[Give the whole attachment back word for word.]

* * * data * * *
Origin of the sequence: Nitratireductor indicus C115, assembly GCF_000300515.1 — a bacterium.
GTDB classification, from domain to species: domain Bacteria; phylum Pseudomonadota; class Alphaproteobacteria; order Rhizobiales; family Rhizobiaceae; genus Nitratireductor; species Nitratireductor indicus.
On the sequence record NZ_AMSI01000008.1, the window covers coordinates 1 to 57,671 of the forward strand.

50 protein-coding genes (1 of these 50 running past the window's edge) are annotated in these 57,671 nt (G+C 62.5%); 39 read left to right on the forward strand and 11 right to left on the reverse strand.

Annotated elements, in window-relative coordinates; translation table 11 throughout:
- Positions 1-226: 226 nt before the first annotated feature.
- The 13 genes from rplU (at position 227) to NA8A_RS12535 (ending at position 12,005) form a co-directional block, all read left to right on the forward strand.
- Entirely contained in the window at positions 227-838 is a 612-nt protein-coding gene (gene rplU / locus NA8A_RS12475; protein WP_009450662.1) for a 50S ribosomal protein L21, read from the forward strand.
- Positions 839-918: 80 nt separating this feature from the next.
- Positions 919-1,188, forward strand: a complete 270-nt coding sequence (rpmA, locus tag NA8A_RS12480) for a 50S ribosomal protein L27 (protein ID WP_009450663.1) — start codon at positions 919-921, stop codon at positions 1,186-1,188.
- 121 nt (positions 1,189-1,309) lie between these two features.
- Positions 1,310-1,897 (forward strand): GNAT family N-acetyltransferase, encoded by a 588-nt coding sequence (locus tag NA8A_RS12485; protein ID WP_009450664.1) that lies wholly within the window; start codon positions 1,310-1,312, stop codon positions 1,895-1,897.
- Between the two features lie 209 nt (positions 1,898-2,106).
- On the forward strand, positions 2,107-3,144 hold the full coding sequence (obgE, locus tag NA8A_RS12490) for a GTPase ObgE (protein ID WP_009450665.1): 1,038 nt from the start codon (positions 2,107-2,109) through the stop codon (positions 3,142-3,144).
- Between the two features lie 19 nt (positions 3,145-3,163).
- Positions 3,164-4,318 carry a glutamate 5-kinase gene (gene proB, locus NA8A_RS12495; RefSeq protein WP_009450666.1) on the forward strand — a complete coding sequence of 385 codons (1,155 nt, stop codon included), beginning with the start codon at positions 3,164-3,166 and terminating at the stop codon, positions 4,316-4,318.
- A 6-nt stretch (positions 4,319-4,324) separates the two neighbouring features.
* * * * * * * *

Origin of the sequence: Nitratireductor indicus C115, assembly GCF_000300515.1 — a bacterium.
GTDB classification, from domain to species: domain Bacteria; phylum Pseudomonadota; class Alphaproteobacteria; order Rhizobiales; family Rhizobiaceae; genus Nitratireductor; species Nitratireductor indicus.
On the sequence record NZ_AMSI01000008.1, the window covers coordinates 1 to 57,671 of the forward strand.

50 protein-coding genes (1 of these 50 running past the window's edge) are annotated in these 57,671 nt (G+C 62.5%); 39 read left to right on the forward strand and 11 right to left on the reverse strand.

Annotated elements, in window-relative coordinates; translation table 11 throughout:
- Positions 1-226: 226 nt before the first annotated feature.
- The 13 genes from rplU (at position 227) to NA8A_RS12535 (ending at position 12,005) form a co-directional block, all read left to right on the forward strand.
- Entirely contained in the window at positions 227-838 is a 612-nt protein-coding gene (gene rplU / locus NA8A_RS12475; protein WP_009450662.1) for a 50S ribosomal protein L21, read from the forward strand.
- Positions 839-918: 80 nt separating this feature from the next.
- Positions 919-1,188, forward strand: a complete 270-nt coding sequence (rpmA, locus tag NA8A_RS12480) for a 50S ribosomal protein L27 (protein ID WP_009450663.1) — start codon at positions 919-921, stop codon at positions 1,186-1,188.
- 121 nt (positions 1,189-1,309) lie between these two features.
- Positions 1,310-1,897 (forward strand): GNAT family N-acetyltransferase, encoded by a 588-nt coding sequence (locus tag NA8A_RS12485; protein ID WP_009450664.1) that lies wholly within the window; start codon positions 1,310-1,312, stop codon positions 1,895-1,897.
- Between the two features lie 209 nt (positions 1,898-2,106).
- On the forward strand, positions 2,107-3,144 hold the full coding sequence (obgE, locus tag NA8A_RS12490) for a GTPase ObgE (protein ID WP_009450665.1): 1,038 nt from the start codon (positions 2,107-2,109) through the stop codon (positions 3,142-3,144).
- Between the two features lie 19 nt (positions 3,145-3,163).
- Positions 3,164-4,318 carry a glutamate 5-kinase gene (gene proB, locus NA8A_RS12495; RefSeq protein WP_009450666.1) on the forward strand — a complete coding sequence of 385 codons (1,155 nt, stop codon included), beginning with the start codon at positions 3,164-3,166 and terminating at the stop codon, positions 4,316-4,318.
- A 6-nt stretch (positions 4,319-4,324) separates the two neighbouring features.